Lawrence Torcello is Associate Professor of Philosophy at Rochester Institute of Technology. He specializes in social and political philosophy, moral theory, and applied ethics. His current research interests focus on democratic theory, liberalism, and issues of climate justice. Recent work explores the moral implications of climate change denialism and other forms of science denial. Photo: Rochester Institute of Technology

By Lawrence Torcello
29 April 2017

(The Guardian) – Most of us have wondered about the human context of past crimes against humanity: why didn’t more people intervene? How could so many pretend not to know? To be sure, crimes against humanity are not always easy to identify while they unfold.

We need some time to reflect and to analyze, even when our reasoning suggests that large-scale human suffering and death are imminent. The principled condemnation of large-scale atrocity is, too often, a luxury of hindsight.

I’m a climate alarmist because there is no morally responsible way to downplay the dangers that negligent policies – expected to accelerate human-caused climate change – pose to humankind.

There can be no greater crime against humanity than the foreseeable, and methodical, destruction of conditions that make human life possible. Hindsight isn’t necessary.

Scientists confirm, in overwhelming consensus, the fundamental facts that make anthropogenic global warming a clear and present threat to humanity and other species.

There is no amount of ideological deception capable of altering basic physics, chemistry, and biology. It is ethically untenable for intelligent people to look the other way while elected officials deny reality, and our opportunity to avoid catastrophe slips away.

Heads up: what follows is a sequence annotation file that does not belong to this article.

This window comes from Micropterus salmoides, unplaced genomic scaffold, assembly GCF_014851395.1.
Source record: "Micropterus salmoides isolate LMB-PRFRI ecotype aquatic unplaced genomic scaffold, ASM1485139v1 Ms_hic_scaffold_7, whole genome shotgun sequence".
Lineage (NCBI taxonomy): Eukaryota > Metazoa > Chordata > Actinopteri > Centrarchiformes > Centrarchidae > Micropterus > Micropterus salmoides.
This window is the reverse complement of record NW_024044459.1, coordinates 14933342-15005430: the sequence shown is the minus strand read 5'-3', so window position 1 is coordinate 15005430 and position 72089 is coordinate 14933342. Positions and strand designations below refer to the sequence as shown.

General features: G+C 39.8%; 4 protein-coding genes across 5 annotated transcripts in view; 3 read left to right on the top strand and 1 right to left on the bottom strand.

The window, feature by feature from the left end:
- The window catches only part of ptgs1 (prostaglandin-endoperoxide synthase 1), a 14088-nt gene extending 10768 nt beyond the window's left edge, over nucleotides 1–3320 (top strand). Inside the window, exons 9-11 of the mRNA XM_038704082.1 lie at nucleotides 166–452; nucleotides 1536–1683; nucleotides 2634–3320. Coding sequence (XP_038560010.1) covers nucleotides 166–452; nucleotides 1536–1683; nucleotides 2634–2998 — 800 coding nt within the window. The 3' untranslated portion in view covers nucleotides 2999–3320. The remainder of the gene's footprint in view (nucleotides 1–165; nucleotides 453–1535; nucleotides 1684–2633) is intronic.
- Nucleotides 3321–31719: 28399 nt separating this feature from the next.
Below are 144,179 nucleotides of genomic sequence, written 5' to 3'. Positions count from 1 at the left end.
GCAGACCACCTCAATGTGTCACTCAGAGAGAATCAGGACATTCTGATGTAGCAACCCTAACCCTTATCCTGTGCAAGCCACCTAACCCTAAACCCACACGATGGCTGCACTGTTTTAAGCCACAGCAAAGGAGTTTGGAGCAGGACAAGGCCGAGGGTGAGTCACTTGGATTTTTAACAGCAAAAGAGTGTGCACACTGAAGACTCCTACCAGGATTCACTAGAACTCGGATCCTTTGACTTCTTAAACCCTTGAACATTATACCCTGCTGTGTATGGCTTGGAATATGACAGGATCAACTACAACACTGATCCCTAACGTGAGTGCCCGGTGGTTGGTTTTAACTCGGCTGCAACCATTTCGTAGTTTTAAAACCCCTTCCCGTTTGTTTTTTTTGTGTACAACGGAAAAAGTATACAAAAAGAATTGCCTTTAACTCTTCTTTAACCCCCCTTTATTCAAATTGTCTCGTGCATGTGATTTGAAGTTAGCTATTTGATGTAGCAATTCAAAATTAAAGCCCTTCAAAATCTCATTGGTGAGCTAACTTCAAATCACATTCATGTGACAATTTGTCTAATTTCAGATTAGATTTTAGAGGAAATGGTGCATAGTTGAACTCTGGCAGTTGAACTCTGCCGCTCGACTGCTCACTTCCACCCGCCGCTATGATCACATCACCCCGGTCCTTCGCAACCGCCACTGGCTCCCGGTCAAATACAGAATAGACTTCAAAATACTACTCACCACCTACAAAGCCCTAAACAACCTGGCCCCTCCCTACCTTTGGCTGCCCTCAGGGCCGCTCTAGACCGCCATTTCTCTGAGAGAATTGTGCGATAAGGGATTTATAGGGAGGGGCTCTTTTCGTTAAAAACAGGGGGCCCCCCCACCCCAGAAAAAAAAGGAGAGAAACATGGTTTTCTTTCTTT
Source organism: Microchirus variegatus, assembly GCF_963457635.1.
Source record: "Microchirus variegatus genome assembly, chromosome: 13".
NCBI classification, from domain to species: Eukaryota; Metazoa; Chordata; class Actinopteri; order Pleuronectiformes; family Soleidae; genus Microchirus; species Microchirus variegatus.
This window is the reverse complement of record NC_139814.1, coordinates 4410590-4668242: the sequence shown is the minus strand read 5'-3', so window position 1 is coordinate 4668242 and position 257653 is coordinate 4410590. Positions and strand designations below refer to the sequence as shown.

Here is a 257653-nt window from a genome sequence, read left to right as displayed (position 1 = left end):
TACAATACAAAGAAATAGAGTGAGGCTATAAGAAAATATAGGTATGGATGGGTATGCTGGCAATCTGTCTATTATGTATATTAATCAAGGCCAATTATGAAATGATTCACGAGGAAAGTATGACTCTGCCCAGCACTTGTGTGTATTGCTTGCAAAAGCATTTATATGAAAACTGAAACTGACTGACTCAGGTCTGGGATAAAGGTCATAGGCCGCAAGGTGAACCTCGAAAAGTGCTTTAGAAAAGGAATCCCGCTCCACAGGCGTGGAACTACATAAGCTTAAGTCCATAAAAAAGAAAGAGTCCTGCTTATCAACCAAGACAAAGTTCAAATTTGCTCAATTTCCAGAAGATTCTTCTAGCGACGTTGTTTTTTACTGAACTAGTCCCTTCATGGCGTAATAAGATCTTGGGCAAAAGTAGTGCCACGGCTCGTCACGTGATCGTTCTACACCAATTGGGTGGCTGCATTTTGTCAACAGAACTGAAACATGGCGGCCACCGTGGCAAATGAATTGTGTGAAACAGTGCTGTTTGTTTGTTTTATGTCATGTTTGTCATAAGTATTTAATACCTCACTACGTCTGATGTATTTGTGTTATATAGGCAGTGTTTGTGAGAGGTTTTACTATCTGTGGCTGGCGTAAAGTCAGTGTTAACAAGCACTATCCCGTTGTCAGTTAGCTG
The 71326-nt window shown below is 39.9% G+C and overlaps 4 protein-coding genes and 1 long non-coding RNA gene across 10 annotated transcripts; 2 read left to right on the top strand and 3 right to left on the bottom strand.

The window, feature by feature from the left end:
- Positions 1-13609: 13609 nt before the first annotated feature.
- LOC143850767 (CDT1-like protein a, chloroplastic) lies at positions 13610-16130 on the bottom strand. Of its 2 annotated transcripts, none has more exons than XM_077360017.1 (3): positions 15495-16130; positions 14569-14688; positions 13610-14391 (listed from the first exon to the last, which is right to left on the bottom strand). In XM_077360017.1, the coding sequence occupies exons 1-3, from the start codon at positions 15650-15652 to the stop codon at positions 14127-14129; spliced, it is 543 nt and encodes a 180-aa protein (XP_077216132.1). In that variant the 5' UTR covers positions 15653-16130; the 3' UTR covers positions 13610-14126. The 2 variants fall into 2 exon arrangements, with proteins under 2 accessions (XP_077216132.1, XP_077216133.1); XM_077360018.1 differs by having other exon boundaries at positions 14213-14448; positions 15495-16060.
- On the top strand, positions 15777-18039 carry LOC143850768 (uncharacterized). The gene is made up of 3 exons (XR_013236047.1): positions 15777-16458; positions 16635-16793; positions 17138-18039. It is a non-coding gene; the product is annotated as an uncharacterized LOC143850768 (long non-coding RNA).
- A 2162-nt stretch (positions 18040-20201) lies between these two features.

We know that the continued acceleration of climate change will bring more droughts, rising seas, more extreme weather, longer forest fire seasons, and destructive storm surges. This in turn would lead to more water stress, crop failures, poverty, starvation, warfare, and ever worsening refugee crises.

We know that the warming already achieved is expected to displace millions of people in low lying regions. Indeed, at our current rate of warming segments of the Middle East, Africa, and south Asia will likely become uninhabitable for future generations.

This is not a problem for the distant future. People reading this right now risk dying of impacts related to climate change. Anyone who claims global warming is not catastrophic is ill informed – or playing a disingenuous game of privilege. [more]

Yes, I am a climate alarmist. Global warming is a crime against humanity


  1. Ed in rural Ontario said...

    Thank you for this clear and coherent statement on the ethics of climate change.  


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